Future Vertical Lift (FVL) is a force structure recapitalization effort to design and procure a family of rotary-wing platforms capable of operations in future highly contested environments. The Army’s FVL is the leading edge of an effort that has identified the need for a rotary-wing Family of Systems that can deliver five capability sets for joint use across the Services. Due to budgetary limitations and force modernization priorities, the Army is currently pursuing only two of these capability sets, but they still represent a significant effort for the Army, as they are the first new helicopters designed since the mid-1980s. As the Army considers candidates for these new helicopters, it is carefully considering both near-term and long-term challenges from adversaries, as well as the perennial aspect of affordability.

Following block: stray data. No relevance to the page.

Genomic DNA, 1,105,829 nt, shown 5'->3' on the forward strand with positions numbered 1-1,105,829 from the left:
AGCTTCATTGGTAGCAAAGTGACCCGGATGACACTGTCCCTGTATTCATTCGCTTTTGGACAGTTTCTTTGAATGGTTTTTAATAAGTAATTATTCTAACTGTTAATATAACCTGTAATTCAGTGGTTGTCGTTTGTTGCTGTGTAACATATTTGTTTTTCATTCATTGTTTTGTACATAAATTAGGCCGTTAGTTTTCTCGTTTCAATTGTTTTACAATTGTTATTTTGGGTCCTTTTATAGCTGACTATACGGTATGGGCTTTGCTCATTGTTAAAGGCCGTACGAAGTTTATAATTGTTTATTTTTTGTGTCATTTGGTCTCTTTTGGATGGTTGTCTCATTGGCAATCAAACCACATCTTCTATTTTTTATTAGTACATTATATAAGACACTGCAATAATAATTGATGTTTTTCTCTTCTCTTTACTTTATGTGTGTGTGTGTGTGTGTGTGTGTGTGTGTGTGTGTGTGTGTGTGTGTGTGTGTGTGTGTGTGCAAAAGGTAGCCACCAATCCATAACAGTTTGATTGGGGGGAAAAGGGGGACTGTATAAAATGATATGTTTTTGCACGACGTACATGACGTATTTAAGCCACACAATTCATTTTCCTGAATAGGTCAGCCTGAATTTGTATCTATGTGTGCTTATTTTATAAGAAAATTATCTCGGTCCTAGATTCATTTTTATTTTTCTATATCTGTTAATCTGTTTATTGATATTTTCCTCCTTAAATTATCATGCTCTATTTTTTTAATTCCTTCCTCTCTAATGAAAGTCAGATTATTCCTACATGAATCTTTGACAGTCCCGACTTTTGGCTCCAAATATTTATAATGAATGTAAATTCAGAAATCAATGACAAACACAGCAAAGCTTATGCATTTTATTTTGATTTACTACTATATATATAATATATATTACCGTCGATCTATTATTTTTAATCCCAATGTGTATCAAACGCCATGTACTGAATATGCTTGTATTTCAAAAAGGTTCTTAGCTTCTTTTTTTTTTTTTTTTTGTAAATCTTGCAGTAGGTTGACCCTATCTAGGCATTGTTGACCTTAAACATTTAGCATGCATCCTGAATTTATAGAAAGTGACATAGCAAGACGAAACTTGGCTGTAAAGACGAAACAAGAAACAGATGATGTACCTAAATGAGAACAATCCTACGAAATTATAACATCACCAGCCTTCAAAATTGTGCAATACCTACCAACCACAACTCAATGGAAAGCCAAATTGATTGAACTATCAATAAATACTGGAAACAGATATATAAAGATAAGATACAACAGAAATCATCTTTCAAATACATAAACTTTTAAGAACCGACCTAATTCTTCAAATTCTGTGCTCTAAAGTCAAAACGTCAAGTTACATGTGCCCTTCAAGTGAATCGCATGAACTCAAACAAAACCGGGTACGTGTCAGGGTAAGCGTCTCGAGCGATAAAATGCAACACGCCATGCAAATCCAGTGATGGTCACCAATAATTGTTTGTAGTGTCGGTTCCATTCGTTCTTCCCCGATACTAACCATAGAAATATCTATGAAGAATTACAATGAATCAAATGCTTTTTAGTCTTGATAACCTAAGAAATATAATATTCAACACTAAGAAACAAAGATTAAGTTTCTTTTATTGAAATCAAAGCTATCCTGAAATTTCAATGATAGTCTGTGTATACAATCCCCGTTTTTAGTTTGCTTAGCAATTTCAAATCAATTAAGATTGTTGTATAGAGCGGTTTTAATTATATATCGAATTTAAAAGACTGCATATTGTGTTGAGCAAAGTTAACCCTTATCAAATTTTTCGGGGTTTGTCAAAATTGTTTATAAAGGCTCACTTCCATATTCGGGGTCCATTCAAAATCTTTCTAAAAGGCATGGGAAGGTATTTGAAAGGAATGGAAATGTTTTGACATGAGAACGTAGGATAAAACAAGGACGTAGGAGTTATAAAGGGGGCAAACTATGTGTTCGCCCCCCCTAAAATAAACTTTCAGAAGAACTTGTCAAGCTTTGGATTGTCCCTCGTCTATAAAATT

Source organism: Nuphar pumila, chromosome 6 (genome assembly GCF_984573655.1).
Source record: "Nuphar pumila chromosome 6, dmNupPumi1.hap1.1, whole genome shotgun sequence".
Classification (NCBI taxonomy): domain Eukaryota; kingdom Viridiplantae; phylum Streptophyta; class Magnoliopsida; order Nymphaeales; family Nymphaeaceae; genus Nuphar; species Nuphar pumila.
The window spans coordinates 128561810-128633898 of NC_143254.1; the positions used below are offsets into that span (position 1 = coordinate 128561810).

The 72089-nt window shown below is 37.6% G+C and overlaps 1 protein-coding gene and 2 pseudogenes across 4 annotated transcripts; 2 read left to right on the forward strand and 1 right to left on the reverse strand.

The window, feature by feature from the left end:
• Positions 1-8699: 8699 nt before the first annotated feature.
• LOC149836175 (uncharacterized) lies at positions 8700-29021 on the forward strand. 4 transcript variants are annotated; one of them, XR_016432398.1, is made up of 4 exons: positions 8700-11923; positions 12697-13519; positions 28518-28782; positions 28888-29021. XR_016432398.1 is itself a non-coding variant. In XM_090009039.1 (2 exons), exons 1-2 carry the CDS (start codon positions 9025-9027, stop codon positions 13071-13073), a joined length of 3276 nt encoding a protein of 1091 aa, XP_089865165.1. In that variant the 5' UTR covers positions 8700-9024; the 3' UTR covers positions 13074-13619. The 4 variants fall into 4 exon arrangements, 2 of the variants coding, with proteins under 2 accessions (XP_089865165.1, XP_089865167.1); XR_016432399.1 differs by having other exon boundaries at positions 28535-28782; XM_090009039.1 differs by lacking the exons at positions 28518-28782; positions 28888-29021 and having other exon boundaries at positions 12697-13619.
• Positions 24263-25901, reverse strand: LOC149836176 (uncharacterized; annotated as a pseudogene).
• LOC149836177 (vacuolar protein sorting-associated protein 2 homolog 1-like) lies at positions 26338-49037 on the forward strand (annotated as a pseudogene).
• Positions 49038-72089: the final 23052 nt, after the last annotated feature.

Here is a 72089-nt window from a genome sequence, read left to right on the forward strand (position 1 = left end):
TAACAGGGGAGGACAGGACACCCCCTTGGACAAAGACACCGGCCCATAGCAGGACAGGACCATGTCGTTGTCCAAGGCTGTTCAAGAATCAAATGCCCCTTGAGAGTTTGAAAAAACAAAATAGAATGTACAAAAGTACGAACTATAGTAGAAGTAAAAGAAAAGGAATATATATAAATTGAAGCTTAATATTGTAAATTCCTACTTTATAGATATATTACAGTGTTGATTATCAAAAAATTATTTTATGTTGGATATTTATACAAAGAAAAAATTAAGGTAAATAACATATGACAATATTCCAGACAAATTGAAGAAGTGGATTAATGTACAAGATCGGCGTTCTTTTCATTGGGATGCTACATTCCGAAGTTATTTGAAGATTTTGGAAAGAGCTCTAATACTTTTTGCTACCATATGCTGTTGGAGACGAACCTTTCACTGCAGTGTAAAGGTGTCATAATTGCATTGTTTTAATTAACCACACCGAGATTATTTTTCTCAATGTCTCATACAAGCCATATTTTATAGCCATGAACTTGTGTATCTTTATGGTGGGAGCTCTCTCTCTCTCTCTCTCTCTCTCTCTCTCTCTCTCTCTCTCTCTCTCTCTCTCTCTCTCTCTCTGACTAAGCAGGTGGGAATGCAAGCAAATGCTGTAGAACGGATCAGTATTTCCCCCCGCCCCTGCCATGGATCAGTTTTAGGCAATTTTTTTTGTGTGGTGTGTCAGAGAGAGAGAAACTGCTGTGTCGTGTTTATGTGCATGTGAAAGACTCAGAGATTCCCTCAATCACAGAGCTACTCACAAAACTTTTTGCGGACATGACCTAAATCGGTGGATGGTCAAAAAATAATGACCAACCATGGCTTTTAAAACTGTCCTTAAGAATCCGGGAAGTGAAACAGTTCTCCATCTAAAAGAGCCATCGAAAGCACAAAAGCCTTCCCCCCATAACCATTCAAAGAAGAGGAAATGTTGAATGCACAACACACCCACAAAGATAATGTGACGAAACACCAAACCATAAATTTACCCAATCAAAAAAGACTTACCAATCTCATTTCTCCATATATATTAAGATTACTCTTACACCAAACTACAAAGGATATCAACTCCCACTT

In Living within One’s Means, authors Christopher Bassler, Matthew McCarton, Travis Sharp, and Josh Chang analyze past vertical lift acquisition programs, current acquisition trends, and new acquisition methods in the digital age to apply all three to the FVL effort. Drawing upon these analyses and the results of a CSBA workshop (held under the Chatham House rule), the authors find that while past attempts to enhance affordability have been unsuccessful, new digital approaches, such as the Modular Open Systems Architecture (MOSA), may hold costs down while diversifying opportunities for new technologies and subsystem solutions. The authors also discuss the risks of deferring or cutting new helicopter designs, both in the face of adversaries and the technological limitations of current rotary-wing designs.
The FVL effort may face roadblocks, but it also could be one of the first major programs to drive an open ecosystem of affordable designs. If the Army can live within well-estimated means, stick to its plan, and pace advancing threats, FVL could become one of the most successful defense acquisition programs of the 21st Century.